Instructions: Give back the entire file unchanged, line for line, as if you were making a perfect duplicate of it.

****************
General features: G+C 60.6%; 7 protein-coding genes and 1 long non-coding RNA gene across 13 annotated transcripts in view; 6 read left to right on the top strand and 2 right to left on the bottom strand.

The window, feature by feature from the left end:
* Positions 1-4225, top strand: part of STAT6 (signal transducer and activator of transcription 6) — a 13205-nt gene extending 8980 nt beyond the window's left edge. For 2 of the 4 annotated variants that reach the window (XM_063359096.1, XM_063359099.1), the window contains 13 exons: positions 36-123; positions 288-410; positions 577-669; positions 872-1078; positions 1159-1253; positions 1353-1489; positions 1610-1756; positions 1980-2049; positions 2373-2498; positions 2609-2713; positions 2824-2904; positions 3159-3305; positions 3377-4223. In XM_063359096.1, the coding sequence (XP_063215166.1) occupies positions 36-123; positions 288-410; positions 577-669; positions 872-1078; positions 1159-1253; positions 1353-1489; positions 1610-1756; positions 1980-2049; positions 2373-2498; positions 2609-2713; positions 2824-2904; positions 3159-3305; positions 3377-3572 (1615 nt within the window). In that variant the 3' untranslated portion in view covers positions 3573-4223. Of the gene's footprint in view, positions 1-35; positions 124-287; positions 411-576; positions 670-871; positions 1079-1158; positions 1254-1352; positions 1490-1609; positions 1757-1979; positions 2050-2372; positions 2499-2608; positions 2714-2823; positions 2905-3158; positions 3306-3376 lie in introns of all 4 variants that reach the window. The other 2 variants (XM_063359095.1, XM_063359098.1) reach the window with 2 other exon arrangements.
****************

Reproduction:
General features: G+C 60.6%; 7 protein-coding genes and 1 long non-coding RNA gene across 13 annotated transcripts in view; 6 read left to right on the top strand and 2 right to left on the bottom strand.

The window, feature by feature from the left end:
* Positions 1-4225, top strand: part of STAT6 (signal transducer and activator of transcription 6) — a 13205-nt gene extending 8980 nt beyond the window's left edge. For 2 of the 4 annotated variants that reach the window (XM_063359096.1, XM_063359099.1), the window contains 13 exons: positions 36-123; positions 288-410; positions 577-669; positions 872-1078; positions 1159-1253; positions 1353-1489; positions 1610-1756; positions 1980-2049; positions 2373-2498; positions 2609-2713; positions 2824-2904; positions 3159-3305; positions 3377-4223. In XM_063359096.1, the coding sequence (XP_063215166.1) occupies positions 36-123; positions 288-410; positions 577-669; positions 872-1078; positions 1159-1253; positions 1353-1489; positions 1610-1756; positions 1980-2049; positions 2373-2498; positions 2609-2713; positions 2824-2904; positions 3159-3305; positions 3377-3572 (1615 nt within the window). In that variant the 3' untranslated portion in view covers positions 3573-4223. Of the gene's footprint in view, positions 1-35; positions 124-287; positions 411-576; positions 670-871; positions 1079-1158; positions 1254-1352; positions 1490-1609; positions 1757-1979; positions 2050-2372; positions 2499-2608; positions 2714-2823; positions 2905-3158; positions 3306-3376 lie in introns of all 4 variants that reach the window. The other 2 variants (XM_063359095.1, XM_063359098.1) reach the window with 2 other exon arrangements.